What are area-specific guidelines like?
The most important guidelines to pay attention to, of course, are guidelines concerning travel specifically. (As mentioned above, you can find updated state guidelines and country guidelines at these links.) But you should also consider other area-specific guidelines, concerning businesses and general reopening.
Some states that allow travel into the state still have stay-at-home orders in effect in certain areas that are especially hard hit. Also, the guidelines concerning businesses may be different than those in your home state. You will need to inform your business traveler of any relevant guidelines before they depart—and you may want to reconsider the trip entirely if overly restrictive local guidelines are in effect.
How bad is COVID-19 in that area?
You will also want to consider how fast COVID-19 is spreading in the area you are considering traveling to. This analysis is best done on the local scale, since hotspots form at the local (rather than state or federal) level. While the US as a whole has managed to flatten the curve, that flattening is really the combination of some states where daily cases are going down and others where it is going up. It is important to know the conditions on the ground where your employee will be traveling.
This interactive map from the New York Times depicts the trend of daily positive cases on a county level, making it a very useful tool for a travel manager looking to determine whether a given business trip is safe or not.
Do other factors make the area unsafe?
Although the pandemic is certainly the biggest factor to consider in determining the safety of a particular region, it is not the only factor. It’s important not to have blinders on to other potential regional threats—most notably, hurricanes. Hurricane season is just now kicking off, and forecasters agree that it looks to be a particularly busy season.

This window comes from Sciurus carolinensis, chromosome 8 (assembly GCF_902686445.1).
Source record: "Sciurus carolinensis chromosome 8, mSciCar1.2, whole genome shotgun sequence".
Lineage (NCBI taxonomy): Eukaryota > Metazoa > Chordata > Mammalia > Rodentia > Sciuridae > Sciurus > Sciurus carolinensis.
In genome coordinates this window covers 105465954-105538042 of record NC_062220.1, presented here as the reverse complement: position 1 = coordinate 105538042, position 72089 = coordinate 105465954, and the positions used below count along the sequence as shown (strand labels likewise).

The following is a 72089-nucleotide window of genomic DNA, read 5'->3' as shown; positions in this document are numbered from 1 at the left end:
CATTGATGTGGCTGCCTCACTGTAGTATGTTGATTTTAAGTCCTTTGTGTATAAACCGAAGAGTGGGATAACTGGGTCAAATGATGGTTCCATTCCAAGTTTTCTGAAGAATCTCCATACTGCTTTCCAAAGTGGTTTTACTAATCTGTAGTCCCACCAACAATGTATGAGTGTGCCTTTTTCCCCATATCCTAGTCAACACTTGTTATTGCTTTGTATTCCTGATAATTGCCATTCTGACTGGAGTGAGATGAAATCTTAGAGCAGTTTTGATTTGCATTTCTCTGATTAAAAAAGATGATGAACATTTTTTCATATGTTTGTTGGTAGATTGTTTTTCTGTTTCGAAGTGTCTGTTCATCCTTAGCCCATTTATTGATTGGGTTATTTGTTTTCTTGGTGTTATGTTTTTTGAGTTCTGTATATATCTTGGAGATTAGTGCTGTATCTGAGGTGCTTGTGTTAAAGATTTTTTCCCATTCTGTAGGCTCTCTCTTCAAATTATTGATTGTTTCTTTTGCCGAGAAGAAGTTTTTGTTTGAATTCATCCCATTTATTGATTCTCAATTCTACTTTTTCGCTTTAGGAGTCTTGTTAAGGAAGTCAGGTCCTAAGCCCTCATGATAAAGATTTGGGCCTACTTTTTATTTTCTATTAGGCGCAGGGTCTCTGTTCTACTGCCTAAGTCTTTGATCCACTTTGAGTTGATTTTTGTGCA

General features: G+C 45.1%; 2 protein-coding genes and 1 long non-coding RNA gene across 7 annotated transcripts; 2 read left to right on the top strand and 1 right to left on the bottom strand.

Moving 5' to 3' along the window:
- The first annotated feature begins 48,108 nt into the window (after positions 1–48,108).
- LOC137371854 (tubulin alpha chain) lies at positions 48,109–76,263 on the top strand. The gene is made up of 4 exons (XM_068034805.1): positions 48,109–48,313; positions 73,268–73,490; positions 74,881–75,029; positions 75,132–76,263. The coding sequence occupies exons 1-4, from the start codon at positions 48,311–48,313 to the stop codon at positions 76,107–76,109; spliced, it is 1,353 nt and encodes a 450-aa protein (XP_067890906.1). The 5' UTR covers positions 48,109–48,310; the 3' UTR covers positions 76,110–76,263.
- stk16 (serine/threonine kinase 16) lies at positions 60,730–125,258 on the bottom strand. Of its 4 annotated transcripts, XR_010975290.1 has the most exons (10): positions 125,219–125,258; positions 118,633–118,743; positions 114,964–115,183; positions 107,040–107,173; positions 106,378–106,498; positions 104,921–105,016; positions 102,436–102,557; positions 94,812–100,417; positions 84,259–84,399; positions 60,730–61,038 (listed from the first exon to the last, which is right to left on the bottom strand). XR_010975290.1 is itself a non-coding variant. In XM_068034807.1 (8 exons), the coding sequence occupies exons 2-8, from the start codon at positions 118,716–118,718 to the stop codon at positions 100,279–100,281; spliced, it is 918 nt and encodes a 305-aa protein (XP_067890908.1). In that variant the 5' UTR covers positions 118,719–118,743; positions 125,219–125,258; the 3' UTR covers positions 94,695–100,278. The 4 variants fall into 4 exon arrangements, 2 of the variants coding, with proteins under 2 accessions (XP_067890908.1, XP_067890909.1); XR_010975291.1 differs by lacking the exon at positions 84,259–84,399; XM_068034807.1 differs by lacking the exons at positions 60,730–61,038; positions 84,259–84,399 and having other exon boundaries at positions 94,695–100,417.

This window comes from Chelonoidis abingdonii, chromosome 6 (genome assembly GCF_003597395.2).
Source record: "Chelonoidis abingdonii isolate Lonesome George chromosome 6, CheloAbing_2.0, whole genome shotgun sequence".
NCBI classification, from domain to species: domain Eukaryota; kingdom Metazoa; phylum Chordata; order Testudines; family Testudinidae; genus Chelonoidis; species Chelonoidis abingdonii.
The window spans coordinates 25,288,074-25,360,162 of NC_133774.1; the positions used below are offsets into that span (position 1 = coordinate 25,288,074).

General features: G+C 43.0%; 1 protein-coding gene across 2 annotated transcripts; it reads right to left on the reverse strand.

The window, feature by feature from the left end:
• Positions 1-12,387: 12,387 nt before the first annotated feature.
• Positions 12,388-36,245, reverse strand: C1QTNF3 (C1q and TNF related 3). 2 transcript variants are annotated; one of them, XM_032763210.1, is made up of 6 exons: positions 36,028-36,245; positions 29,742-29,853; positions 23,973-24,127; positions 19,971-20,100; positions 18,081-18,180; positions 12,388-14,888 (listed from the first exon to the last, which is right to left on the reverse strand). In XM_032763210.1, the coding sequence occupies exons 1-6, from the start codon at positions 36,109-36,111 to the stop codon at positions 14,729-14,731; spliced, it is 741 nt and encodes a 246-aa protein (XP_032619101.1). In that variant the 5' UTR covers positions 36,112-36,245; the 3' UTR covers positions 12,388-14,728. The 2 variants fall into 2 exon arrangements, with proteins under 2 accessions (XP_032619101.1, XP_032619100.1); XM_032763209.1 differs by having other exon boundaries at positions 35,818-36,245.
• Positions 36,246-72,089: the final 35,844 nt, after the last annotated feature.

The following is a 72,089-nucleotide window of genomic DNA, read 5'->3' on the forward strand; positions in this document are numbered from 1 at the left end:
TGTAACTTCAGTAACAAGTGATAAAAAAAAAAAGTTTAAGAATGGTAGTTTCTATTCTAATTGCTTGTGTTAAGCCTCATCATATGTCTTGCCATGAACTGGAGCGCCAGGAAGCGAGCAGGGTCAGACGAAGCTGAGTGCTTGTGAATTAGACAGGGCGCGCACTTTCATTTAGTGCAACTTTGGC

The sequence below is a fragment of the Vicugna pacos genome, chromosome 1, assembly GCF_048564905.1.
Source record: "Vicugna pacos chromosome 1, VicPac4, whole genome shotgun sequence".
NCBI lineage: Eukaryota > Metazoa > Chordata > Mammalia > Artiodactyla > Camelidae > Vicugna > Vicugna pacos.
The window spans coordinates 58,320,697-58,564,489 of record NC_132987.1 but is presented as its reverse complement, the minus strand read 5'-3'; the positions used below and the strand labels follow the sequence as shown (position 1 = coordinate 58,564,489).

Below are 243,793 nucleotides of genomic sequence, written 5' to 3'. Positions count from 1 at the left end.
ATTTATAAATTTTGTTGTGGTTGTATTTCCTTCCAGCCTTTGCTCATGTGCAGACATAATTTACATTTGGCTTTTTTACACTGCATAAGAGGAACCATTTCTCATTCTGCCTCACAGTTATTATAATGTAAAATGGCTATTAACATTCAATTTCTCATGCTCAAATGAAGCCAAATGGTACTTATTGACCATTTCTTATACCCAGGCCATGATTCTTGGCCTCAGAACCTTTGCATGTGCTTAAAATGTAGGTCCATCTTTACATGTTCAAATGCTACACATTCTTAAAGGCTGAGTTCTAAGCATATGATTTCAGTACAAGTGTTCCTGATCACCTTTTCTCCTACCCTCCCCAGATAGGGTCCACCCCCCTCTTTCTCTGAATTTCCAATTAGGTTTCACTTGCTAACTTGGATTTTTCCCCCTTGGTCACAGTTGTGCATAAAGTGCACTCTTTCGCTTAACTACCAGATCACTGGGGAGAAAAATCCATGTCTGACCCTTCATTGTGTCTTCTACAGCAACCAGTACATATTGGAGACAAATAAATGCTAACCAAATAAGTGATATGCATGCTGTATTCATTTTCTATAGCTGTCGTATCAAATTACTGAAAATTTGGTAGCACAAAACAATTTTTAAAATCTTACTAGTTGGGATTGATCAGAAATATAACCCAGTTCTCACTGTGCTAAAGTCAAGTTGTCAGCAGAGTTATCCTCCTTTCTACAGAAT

A threat monitoring system is a critical tool when trying to stay on top of threats from so many directions. AlertMedia’s threat monitoring system displays all threats—COVID and otherwise—on one interactive map, and even lets you filter out pandemic-related threats so that you can focus on any other threat types you might be missing. A solution like this will help you track the latest COVID-19 developments, while ensuring you don’t miss any other emerging threats.
WHO should Travel
Next it is time to determine which employees will be traveling. As you slowly ramp up your business travel, it is important to be smart about who you are sending out—to maximize the return and minimize the risk.
Who is comfortable traveling?
To start, you should try to get a high-level idea of which of your employees feel comfortable traveling. Obviously, travel carries risk with it—and you obviously don’t want to force any of your employees into doing anything they aren’t comfortable with. Also, this will give you a good idea of what percentage of your workforce you will have available if you start reinstituting business trips.
The best way to accomplish this is by using the survey feature of your emergency communication system. Obviously, surveys are a critical tool for reopening your business. But they are also the easiest way to get a quick sense of your employees’ thoughts on a certain topic—like whether they would be comfortable traveling. Make it clear that the survey is non-binding, but it will help you get a preliminary sense of who in your workforce would be available.
Who is safe to travel?
It’s common knowledge at this point that different people have different risk profiles when it comes to COVID-19. Those who are older or immunocompromised are much more at risk of becoming seriously ill if they contract the disease. Your company should make sure you are only sending low-risk employees on business trips. The risk is simply too high to justify sending a high-risk employee into a situation where the risk of transmission is so significant.
On the flip side, you should prioritize sending employees who have recently tested negative for the disease or who have tested positive for antibodies. A negative test will decrease the chance that your employee transmits the disease to others and antibodies will increase the chance that your employee has some sort of immunity.
Who has flexibility to travel?